What Causes Yellow Teeth and What to Do About It

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A smiling woman's teeth in a before-after style image, with the left side of her teeth being yellow, while the right side is white. The caption says "5 Causes of Yellow Teeth."

Yellow teeth are not a great look in an appearance obsessed society raised on the photoshopped images of blinding white smiles. But what causes yellow teeth and how can you prevent it from happening in the first place?

There are two related reasons why your teeth slowly turn from white to yellow. The first well known one is foods and drinks that stain themdirectly and the 8 worst offenders for doing this will be covered ahead.

The second less commonly known reason is acids in certain foods and particularly drinks that wear away your teeth’s white enamel coating. Soda for instance is highly acidic and regularly leaving it sitting on your teeth can start to wear down their protective outer layer.

Why Teeth Turn Yellow

When it’s at its thickest, tooth enamel is naturally white. Unfortunately as it is worn down it becomes translucent and starts to show through to the next layer of the tooth underneath called dentin.

This dentin layer of your teeth has a naturally yellower tone to it than that of the enamel that covers it, so the thinner your enamel layer becomes the more yellow your teeth will appear. This is why many elderly people have relatively yellow teeth. The longer you’ve had your teeth, the more chance you have to wear down their white protective coatings.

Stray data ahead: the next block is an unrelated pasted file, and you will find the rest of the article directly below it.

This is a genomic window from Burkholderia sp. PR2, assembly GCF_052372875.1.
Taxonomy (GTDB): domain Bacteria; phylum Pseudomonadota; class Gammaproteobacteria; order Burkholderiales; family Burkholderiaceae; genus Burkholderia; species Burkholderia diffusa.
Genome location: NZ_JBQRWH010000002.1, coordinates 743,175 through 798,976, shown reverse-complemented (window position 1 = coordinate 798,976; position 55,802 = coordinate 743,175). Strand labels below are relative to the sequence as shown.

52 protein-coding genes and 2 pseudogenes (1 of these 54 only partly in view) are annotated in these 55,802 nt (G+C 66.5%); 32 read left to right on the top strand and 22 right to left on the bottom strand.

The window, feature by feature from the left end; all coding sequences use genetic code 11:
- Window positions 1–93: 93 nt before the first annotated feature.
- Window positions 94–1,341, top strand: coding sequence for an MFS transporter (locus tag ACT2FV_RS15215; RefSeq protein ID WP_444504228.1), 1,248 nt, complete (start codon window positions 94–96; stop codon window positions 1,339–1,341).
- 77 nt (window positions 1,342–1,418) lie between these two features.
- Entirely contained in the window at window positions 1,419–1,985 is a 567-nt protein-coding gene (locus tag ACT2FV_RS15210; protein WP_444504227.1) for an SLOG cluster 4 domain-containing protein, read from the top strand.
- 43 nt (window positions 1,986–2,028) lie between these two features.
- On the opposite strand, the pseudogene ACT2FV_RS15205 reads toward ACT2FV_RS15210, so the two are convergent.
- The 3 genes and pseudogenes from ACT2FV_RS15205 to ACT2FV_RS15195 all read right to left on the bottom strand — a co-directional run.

Here’s a short video on the topic of causes and treatment of yellow teeth

8 Foods and Drinks That Cause Yellow Teeth

Ahead are a list of foods and drinks that are some of the worst culprits for making your teeth go yellow. The reason that most of them have made this list is that they not only stain, but they are also acidic and can wear away enamel, so providing a double whammy of teeth yellowing.

While some of the drinks and foods that cause your teeth to turn yellow are unhealthy anyway and worth avoiding, one or two of these are otherwise good for you and following this list is a couple of surprisingly simple things you can do to minimize the damage these foods and drinks do to your teeth without giving them up.

Black Tea

A handful of black tea.

Black tea is full of tannins that promote teeth staining and it is considered one of the most problematic drinks for teeth discoloration.

It’s particularly bad if you have it with other staining foods and drinks (anything you’d have trouble washing out of a white shirt counts) as these tannins tend to increased the way other heavily colored compounds adhere to the dental enamel surface.

Green tea is considered much less likely to cause problems and healthier as well, so making the switch to it could be a good thing to do for your future smile.

Cola, Soda and Sports Drinks

The phosphoric and citric acids in colas and many other sodas, along with their massive amounts of acidic sugar, all wear down tooth enamel.

The old tale about a tooth left in Coke overnight dissolving completely has been disproven, but the experiments I’ve seen did leave teeth heavily discolored after one night and black after a week. Cola is clearly not something you want sticking to your teeth too long.

While cola, with its ammonia based caramel coloring and significant acid levels is worse, even lightly colored sodas are acidic enough to damage the enamel of your teeth. Recent studies have also shown that many so-called ‘sports drinks’ have even higher levels of destructive acids than Pepsi or Coke.

Sugary Sweets